If you and/or your children experience domestic violence in New York, the most advisable course of action is to protect yourself and them by leaving the home. During the child custody hearing that will likely follow your escape, you may think that if you report the abuse to the court, you will receive custody of your children over your former partner. Unfortunately, the opposite may be true. The Washington Post reports the results of a recent study at George Washington University that found that reporting abusive behavior by a past partner may actually hurt your chances of obtaining custody.
The desire for one's children to go to college is a normal thing for many New York parents. When a couple gets divorced, the potential for a child to get a college education could be at risk unless the costs for this are addressed during the divorce negotiations. Whether a child is five or 15, parents should outline basic provisions and terms for how they will fund a higher education for their child when the time comes.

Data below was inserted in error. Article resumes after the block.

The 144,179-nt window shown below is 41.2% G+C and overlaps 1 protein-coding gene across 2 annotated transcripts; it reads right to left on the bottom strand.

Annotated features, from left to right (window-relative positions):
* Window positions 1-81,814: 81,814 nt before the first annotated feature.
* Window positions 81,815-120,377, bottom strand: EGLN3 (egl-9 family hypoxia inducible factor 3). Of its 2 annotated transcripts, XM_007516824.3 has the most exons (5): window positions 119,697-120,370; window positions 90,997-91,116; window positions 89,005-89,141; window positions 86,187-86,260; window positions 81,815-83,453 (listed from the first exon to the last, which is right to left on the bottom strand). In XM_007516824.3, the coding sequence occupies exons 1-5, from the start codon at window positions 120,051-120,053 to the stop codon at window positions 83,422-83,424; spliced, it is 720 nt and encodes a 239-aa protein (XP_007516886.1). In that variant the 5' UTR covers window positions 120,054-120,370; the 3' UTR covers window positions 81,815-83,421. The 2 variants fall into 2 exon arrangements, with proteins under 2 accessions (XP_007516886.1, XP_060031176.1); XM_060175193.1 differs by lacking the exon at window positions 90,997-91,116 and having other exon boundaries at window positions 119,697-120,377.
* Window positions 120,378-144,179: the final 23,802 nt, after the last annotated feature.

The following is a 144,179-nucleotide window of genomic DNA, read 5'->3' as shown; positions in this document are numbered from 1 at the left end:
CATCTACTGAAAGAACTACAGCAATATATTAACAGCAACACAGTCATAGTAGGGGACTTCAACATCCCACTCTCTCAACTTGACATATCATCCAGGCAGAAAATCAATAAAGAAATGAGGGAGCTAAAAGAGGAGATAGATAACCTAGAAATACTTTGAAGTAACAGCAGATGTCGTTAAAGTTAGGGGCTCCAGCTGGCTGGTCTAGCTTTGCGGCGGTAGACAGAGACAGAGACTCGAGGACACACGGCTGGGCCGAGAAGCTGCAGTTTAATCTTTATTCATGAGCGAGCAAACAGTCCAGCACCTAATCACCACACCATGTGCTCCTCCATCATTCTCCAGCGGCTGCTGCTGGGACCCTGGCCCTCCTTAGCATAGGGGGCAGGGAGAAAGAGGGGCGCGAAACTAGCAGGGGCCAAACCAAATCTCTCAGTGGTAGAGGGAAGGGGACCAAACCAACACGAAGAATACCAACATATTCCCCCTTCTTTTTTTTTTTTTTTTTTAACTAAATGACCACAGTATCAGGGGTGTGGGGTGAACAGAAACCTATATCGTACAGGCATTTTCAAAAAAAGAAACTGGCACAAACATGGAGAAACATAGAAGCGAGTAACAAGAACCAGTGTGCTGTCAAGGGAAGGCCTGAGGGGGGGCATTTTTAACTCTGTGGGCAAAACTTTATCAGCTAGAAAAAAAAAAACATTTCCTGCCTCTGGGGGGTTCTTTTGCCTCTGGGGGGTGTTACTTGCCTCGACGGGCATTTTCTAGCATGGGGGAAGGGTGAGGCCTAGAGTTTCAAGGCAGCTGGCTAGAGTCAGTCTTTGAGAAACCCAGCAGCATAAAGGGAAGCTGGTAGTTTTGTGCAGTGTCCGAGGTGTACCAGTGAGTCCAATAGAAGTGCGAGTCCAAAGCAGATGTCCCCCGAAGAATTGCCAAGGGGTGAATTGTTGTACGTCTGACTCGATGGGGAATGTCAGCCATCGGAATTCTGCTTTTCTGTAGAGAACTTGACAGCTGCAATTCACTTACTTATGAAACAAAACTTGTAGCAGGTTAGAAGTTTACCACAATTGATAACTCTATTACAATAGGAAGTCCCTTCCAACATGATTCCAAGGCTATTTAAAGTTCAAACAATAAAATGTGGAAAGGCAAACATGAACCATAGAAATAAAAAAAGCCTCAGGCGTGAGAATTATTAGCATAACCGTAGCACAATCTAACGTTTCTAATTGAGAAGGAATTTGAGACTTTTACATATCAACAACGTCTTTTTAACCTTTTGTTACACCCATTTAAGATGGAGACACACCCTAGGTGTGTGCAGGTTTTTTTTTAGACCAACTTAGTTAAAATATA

Life will inevitably go on following your divorce in New York. Part of that may include you needing (or wanting) to relocate. That can cause complications if you have custody of your kids. Often, the issue of relocation will be addressed in your custody agreement. Yet if it is not (or you find yourself needing to relocate for family issues or business), what are you to do? Many come to members of our team here at Robert G. Smith, PLLC with this same question. Like them, you may be concerned that your decision to relocate could negatively affect your custody situation.
Going through a divorce in New York is hard enough but becomes especially complicated when you have young children involved. Child custody issues are an essential part of a divorce agreement between you and your divorcing spouse. Sometimes, there are certain circumstances that warrant court-mandated supervised visitation for a parent.